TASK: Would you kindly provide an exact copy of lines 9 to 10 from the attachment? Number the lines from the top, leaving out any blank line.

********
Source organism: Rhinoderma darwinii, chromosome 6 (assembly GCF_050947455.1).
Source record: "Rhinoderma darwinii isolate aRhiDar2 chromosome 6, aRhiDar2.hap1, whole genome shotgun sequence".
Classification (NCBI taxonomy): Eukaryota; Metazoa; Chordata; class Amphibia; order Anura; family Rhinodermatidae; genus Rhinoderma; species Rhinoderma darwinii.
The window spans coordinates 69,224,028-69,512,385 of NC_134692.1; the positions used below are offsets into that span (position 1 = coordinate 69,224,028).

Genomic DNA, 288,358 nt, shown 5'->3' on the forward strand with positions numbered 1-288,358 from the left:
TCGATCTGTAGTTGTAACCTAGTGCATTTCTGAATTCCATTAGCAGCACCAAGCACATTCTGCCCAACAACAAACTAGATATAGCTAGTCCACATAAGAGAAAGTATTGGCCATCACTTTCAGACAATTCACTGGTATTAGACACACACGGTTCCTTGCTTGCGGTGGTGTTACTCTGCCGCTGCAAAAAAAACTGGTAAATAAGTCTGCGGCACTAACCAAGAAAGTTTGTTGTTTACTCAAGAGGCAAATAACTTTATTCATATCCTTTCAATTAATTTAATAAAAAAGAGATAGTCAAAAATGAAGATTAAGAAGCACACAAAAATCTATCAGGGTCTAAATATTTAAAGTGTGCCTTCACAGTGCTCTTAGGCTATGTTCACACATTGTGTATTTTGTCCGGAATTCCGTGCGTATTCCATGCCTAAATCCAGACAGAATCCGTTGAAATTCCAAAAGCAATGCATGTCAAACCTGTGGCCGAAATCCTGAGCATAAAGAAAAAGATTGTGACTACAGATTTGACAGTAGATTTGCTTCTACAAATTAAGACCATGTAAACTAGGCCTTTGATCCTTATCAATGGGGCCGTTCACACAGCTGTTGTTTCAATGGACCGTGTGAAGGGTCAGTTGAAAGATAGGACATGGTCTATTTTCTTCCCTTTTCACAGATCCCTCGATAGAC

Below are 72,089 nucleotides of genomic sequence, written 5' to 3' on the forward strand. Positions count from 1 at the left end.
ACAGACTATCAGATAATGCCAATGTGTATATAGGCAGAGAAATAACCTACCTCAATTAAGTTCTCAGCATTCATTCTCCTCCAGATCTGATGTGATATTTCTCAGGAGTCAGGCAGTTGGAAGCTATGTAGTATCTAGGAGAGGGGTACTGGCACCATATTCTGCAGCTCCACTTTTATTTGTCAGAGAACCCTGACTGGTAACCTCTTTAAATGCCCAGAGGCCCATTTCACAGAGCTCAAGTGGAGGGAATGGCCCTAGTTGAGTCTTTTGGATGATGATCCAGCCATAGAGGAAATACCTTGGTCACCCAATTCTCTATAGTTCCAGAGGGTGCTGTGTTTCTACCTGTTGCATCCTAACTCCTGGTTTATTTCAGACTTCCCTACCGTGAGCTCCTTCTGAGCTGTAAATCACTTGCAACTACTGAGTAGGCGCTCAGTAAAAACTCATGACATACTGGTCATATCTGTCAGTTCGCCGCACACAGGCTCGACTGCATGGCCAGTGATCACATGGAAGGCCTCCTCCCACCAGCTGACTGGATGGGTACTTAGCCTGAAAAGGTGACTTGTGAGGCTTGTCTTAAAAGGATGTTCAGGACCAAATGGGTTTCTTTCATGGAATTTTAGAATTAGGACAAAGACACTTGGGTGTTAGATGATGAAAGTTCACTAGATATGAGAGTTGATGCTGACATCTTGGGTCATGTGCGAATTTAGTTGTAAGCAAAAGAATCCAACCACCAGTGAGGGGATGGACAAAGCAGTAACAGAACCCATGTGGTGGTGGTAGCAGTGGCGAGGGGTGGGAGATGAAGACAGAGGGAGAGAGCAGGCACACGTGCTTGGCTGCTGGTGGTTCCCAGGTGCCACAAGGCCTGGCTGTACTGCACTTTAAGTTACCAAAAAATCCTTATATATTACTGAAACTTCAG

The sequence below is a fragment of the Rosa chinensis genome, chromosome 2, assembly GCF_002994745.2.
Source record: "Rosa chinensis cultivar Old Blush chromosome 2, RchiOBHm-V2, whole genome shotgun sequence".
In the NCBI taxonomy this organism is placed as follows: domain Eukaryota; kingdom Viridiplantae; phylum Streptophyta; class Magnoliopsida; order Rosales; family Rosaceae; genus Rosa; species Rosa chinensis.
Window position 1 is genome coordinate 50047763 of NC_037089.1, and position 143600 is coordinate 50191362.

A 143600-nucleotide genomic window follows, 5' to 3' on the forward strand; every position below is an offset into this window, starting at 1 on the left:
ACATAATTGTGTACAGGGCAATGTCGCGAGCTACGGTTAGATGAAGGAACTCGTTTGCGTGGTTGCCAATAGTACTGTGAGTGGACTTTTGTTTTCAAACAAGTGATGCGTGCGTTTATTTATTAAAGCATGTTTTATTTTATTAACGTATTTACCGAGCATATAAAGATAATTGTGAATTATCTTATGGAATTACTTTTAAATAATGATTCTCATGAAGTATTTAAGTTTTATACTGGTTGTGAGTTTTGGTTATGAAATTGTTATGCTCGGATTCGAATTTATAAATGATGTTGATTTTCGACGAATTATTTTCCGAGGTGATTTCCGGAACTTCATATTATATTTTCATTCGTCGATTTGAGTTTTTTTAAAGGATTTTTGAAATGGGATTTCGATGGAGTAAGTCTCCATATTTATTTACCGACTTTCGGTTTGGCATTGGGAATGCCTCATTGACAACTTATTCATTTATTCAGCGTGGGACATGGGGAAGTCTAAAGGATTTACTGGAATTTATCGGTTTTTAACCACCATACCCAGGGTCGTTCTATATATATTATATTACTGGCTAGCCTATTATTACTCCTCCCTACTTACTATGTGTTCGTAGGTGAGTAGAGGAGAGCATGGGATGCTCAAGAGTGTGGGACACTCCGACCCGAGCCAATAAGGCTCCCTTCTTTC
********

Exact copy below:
The sequence below is a fragment of the Rosa chinensis genome, chromosome 2, assembly GCF_002994745.2.
Source record: "Rosa chinensis cultivar Old Blush chromosome 2, RchiOBHm-V2, whole genome shotgun sequence".